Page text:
Paul Krugman is renowned among economists for his thinking on trade and geography — work that earned him a Nobel Prize in 2008. But while his economics work has garnered him respect in his field, his other job — as an op-ed columnist for The New York Times — has earned the Princeton professor a reputation as one of the most influential public voices in America today. A self-described liberal, Krugman was a vocal critic of the Bush administration, but he has also spoken out against some of Barack Obama’s policies, particularly financial reform and fiscal stimulus (he thinks both are inadequate). The economist, 56, appeared recently at a Centre for International Governance Innovation conference in Waterloo, Ont., where he spoke with special projects editor Joe Chidley.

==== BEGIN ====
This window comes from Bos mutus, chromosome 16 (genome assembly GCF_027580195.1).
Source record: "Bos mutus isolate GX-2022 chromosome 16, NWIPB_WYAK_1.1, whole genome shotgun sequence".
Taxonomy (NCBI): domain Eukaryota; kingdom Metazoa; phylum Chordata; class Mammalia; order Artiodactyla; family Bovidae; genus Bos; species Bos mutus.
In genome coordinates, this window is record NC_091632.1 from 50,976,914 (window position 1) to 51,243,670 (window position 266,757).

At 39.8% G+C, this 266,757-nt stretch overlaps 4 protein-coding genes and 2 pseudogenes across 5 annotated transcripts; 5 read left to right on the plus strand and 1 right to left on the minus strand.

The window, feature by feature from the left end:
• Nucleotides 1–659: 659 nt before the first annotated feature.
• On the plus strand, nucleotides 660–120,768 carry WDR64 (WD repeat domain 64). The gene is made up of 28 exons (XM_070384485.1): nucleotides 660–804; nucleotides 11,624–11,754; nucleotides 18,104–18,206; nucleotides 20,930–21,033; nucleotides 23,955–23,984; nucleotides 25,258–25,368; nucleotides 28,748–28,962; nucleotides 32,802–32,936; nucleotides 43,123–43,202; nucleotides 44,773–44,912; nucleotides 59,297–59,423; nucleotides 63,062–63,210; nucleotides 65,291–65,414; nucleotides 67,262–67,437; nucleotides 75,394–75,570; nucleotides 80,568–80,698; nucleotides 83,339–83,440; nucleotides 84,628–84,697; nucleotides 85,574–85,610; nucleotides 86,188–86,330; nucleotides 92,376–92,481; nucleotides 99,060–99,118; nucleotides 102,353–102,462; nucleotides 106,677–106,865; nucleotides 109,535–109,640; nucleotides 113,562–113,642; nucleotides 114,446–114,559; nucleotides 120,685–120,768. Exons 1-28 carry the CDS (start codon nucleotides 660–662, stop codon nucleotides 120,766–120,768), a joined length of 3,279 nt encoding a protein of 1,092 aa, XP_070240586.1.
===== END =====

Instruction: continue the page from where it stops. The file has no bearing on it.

CB: Let’s talk about your profession and its role in the recent economic crisis. Do economists have a lot to answer for?
PK: Yeah. Now, first of all, 80% or 90% of economists are doing stuff that is blameless and has nothing to do with this. But in two fields — finance and macroeconomics — there was some really bad guidance given by large fractions of the economics profession. On the finance side, there was a lot of assurance that we really had the problems of risk management licked. On the macro side, while some people did see the kinds of risks that were facing us, a lot of people were assuring us also that we had this thing licked. And from the macro side, there has been incredibly divided counsel in terms of how we respond to this, which is also not helpful.